Monitors Nahant and Montauk came to her assistance, the former making three attempts to pass a line with small boats. Gunner's Mate George Leland, Coxswain Thomas Irving, and Acting Surgeon William Longshaw, Jr., twice succeeded in passing the line under heavy fire, only to have it severed by enemy guns. The third attempt by Seaman Horatio Young, Landsman William Williams, and Landsman Frank Giles succeeded as well, and that time it served to provide the tow that rescued Lehigh from her precarious position. Dahlgren praised all for risking their lives to save an invaluable warship, and the enlisted men each received the Medal of Honor. Rear Adm. Dahlgren issued a general order commending the bravery of those men, directing that it “be read on every quarterdeck of the fleet at the next general muster after its reception.”

After repairs and modifications at Port Royal, Lehigh rejoined the fleet off Charleston on 13 January 1864. On 2 and 3 February, the monitor participated in the destruction of the blockade runner Presto, which had been run ashore off Fort Moultrie. The Parrott rifle from Lehigh fired forty-two times from 2,400 to 2,500 yards, hitting the wooden vessel nine times, setting her ablaze.

The Confederates added several vessels to their squadron at Charleston during the winter of 1863-1864, including David and H.L. Hunley, which both conducted successful spar torpedo attacks on Union warships. As the defenses of Charleston grew stronger, Dahlgren and the Navy Department grew more pessimistic about the chances of a successful assault on Charleston. The station soon became one focused on maintaining the blockade.

Lehigh remained assigned to the South Atlantic Blockading Squadron for the rest of the year 1864, engaging in only one more major operation. Hearing that Confederate forces were about to move against the blockaders off Charleston, Dahlgren and Maj. Gen. Foster planned a diversionary expedition up the Stono River, intending to cut the important Charleston-Savannah railroad. From 2 to 9 July, Lehigh, now under the command of Lt. Comdr. Alexander A. Semmes, participated in the joint raid with the monitor Montauk, providing effective fire support against enemy rifle pits and preventing construction of earthworks along the shore.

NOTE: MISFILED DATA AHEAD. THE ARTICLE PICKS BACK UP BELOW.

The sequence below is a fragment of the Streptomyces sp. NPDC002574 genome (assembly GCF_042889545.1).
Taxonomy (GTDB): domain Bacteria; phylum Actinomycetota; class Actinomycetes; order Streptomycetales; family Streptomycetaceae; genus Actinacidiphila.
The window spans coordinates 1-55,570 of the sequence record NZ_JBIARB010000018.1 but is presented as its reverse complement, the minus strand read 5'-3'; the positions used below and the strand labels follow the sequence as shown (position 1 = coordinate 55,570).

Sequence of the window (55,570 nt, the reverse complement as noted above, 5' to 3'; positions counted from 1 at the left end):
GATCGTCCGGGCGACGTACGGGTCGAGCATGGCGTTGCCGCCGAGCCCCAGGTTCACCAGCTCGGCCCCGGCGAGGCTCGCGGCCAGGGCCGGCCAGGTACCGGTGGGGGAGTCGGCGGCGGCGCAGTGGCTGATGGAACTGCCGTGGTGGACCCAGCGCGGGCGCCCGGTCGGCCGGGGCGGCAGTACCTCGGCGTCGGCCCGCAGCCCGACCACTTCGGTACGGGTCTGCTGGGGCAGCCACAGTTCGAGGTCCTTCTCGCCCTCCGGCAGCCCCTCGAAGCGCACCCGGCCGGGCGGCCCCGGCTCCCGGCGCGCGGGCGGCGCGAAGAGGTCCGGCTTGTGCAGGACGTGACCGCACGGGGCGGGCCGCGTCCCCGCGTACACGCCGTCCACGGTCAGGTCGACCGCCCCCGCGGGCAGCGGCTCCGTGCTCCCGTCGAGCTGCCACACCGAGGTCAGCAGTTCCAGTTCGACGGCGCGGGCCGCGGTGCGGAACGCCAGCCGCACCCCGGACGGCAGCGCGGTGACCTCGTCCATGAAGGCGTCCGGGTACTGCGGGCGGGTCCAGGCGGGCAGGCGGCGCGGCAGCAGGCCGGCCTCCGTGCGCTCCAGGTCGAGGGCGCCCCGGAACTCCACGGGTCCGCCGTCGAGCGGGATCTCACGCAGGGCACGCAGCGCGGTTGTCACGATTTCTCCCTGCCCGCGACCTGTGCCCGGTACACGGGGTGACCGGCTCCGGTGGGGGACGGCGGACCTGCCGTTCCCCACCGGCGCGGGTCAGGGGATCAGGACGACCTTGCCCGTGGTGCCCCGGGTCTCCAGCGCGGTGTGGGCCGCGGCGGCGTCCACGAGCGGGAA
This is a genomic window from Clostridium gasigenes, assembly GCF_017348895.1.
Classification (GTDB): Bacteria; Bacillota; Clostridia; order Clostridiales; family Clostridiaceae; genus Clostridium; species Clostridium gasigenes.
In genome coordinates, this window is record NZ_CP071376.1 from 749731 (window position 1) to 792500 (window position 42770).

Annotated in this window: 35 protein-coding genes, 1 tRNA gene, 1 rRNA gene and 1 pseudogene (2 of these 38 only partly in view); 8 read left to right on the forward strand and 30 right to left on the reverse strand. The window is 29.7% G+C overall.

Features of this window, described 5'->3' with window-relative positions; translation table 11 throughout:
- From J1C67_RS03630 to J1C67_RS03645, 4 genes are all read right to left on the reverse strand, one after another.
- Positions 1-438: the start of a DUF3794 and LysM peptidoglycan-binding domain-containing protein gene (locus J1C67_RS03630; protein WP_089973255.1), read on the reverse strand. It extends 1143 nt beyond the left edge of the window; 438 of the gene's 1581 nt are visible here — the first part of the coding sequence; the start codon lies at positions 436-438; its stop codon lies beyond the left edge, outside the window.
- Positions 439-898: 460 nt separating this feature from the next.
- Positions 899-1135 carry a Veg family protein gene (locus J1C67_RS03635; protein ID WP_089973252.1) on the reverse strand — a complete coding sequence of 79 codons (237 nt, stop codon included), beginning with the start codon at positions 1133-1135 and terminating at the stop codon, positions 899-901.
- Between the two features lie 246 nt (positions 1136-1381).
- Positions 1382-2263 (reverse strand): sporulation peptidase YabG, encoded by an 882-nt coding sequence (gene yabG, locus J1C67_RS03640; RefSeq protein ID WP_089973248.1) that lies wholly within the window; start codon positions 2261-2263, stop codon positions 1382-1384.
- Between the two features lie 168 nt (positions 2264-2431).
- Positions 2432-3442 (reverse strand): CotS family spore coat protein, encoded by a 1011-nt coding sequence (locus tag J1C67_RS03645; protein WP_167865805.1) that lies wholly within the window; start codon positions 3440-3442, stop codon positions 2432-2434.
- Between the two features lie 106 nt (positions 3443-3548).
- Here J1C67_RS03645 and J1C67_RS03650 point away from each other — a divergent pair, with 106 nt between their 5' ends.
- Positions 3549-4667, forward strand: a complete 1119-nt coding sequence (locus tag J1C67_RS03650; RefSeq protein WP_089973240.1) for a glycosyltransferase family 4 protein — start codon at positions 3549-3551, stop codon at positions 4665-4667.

While a lookout with a telescope looks on from Lehigh's dented turret,
his shipmates carry out a gun drill with a 12-pounder Dahlgren howitzer mounted on an iron field carriage on the monitor's deck,
probably while the ship was serving on the James River, circa 1865.
Naval History and Heritage Command Photograph NH 59436



Lehigh arrived at Fort Monroe on 14 March 1865, and was immediately sent up the James River to increase the strength of Union forces guarding against a sortie by the powerful ironclads in the Confederate James River Squadron. Six days later, Lt. Gen. Ulysses S. Grant telegraphed President Abraham Lincoln and asked him to meet him at City Point, Virginia. There, on 24 March the chief executive joined Grant on the James below Trent's Reach where the Union ironclads stood guard. With the fall of Richmond imminent, Rear Adm. David Dixon Porter ordered Comdr. William Ronckendorff (Monadnock) to send an expedition up the James immediately, to clear the river of torpedoes all the way to the city.

Ronckendorff charged Lt. Comdr. Ralph Chandler (Sangamon) to carry out the mission. Pairs of boats from ten ships, including Lehigh, formed a line in echelon across the river equipped to drag for torpedoes, while parties of armed sailors kept just ahead of the boats to cut torpedo wires encountered along each river bank. Lt. John H. Reed from Lehigh led the party on the northern shore. The armed steamer Commodore Perry covered the expedition that took place on 3 April.

On 11 April 1865, Porter placed several ships along the James for the protection of vessels navigating the river. Porter directed Lt. Comdr. Semmes to station Lehigh at Windmill Point. Ordered to Hampton Roads at the end of April, Lehigh, along with the ironclads Sangamon, and Atlanta were sent on 29 May to watch over the captured Confederate ironclad Columbia at Norfolk.

On 31 May 1865, Acting Secretary of the Navy Gustavus V. Fox ordered the commander of the newly designated North Atlantic Squadron, Acting Rear Adm. William Radford, to reduce the size of his command. Lehigh, among those vessels sent north, was decommissioned at League Island Navy Yard, Philadelphia, on 9 June 1865.

Laid up and under repairs at League Island for a decade, Lehigh was recommissioned on 15 December 1875 at Norfolk, Comdr. George A. Stevens in command. The monitor served as a practice and school ship at the U.S. Naval Academy for a year before being assigned to the North Atlantic Station in April 1876, operating in the vicinity of Port Royal, S.C.

Lehigh lay in the James River at City Point and off Richmond from 1879 to 1895. Taken to League Island in 1895 to be repaired, the ironclad was recommissioned on 18 April 1898 under the command of Lt. Robert G. Peck. Lehigh was stationed off New England for coastal defense during the Spanish-American War.



Lehigh, most likely photographed at the Boston Navy Yard in the summer of 1898, while she was in commission during the war with Spain.
Ship on the opposite side of the pier is the auxiliary gunboat Governor Russell, a wooden-hulled ferry acquired by the Navy in May 1898 and commissioned on 24 June 1898.
Naval History and Heritage Command Photograph NH 51301


Decommissioned on 8 September 1898, the now obsolete monitor remained at League Island until sold for scrapping on 14 April 1904.


Mark L. Hayes
October 2008